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New cameras, IPs networks and explaining to other people

August 19, 2015

My boss, actually my bosses boss, walked into my office the other day, along with the project manager for our security camera project and asked why he could not see the new cameras working.  Well, since it is the bosses boss, I do not say what comes to my mind, which was this “how the hell should I know – I have not been involved in any of the communication about new cameras”.  Thankfully, I have a filter that keeps things from escaping my lips….

After a bit of investigation and discussion with the project manager, I have a better idea of the work that was recently completed.  I keep my cool because I always try to respect the working relationships I have with people (they are very valuable).  Armed with the new information, I called the vendor, Frontrunner systems and talk with the technician responsible for the work.  Ill call him Jake.  I spend about 30 minutes on the phone with Jake, after I created a print out of all the cameras and their names on a couple pieces of largess paper.


Jake informs me of the new cameras – where they are, which area, we have four.  WTCC, FLTCC, Newark main campus, and Newark ware house.  I identity the new cameras and their names and forward this information to my bosses boss.  I also reminded him that he or whoever he wants to show off the new cameras too can use a web client version of the software.  They would need to have an account with permission to the area where they want to view.

When I was done working with my boss and her boss and the project manager and Jake the technician, I was left feeling like I need a more thorough understanding of things.  I typically feel like this, since I am a person who always wants the conceptual understanding of whatever it is I am working on.  I need that birds eye view from which to descend and add meat to the bones.  To that end, I logged into the security camera software (Genetec) and looked at a couple options in more details.  One of which allowed me to see the IP addresses of each area – and upon clicking the ip address registered to the area, I could see the name of the camera.  Really the opposite view of how I had been looking at things – which was camera and then details, like ip.   Using the Configuration arm of the software (Genetec Security Center Configuration Tool), I choose Network and then was able to see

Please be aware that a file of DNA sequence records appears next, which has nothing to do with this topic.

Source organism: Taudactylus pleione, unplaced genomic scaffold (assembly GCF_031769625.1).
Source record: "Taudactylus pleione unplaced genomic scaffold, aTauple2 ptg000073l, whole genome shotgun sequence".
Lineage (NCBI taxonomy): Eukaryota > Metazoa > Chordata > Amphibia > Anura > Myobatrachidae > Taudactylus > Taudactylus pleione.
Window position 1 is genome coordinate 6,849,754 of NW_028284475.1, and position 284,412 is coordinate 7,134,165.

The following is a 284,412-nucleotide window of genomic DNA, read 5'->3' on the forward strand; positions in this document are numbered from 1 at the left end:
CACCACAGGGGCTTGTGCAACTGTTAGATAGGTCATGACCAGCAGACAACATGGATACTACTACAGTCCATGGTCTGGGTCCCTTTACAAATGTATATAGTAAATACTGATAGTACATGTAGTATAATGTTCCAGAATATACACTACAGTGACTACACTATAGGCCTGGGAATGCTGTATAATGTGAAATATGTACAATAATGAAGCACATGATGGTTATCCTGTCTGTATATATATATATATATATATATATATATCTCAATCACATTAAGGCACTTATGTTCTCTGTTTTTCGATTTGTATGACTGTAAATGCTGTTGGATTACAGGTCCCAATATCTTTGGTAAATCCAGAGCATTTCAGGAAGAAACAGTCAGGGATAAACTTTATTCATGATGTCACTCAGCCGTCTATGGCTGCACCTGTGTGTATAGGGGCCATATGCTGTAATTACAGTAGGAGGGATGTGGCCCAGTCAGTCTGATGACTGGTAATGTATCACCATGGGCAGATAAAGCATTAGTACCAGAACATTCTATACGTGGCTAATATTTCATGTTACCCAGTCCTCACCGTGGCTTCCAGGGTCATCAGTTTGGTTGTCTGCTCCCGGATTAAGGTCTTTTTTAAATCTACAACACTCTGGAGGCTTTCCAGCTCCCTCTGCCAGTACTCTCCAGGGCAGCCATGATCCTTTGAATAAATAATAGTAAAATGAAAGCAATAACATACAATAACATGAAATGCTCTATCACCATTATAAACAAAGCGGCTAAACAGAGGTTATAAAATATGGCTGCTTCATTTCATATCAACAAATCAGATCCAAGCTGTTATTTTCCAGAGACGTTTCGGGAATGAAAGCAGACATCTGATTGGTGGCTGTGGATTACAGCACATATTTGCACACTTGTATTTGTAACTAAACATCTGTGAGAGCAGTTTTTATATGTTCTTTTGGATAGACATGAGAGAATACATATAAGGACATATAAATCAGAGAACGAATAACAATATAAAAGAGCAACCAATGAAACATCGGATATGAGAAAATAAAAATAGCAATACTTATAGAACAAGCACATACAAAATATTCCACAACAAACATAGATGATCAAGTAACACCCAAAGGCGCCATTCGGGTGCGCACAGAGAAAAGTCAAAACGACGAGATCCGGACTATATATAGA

When I was talking with jake about the new cameras he said something like this, which is birds eye view and I latched onto it.

Process of configuring/adding new items (cameras) to the system

  1.  – Jake installed the cameras – physically
  2.  – Waited for Dave to configure the network (this is the part I would like to know more about)
  3.  – Then Jake could add IPs to the cameras (finish configuring them)

That process is interesting to me.  Makes sense that the cameras could be physically installed, but if the network is not ready, you cannot complete the installation, since each camera needs an ip address on the network.  Perhaps we needed to add more switches or actual ports on the network.  I am such a networking novice – only enough knowledge to be a little dangerous.

Another valuable view in the Config Tool is the Logical view.  It shows each area and all the cameras installed in that area.  Each area, like FLTCC has members or cameras.  So, FLTCC is an area and its installed cameras are members.  Conceptual, I like it!

Also – something useful in the software that i stumbled across was the video retention period, mainly set for 30 days – meaning the camera video storage would be around 30 days by default – after which the space is overwritten by the next 30 days.  If we have a problem and need to view camera footage, we have one month to do it.  I wonder if that is an industry standard?  Storage is not that expensive BUT, video storage is very demanding.  I did work with my customer a while back on a couple of the cameras and changed that setting to 40 days.

One final thought of the day…. partitions also have members, like areas.  The FLTCC partition has members like, cameras, and users.  Think conceptually – areas have members – patitions have members – areas have partitions (I think).  User groups have members – users.

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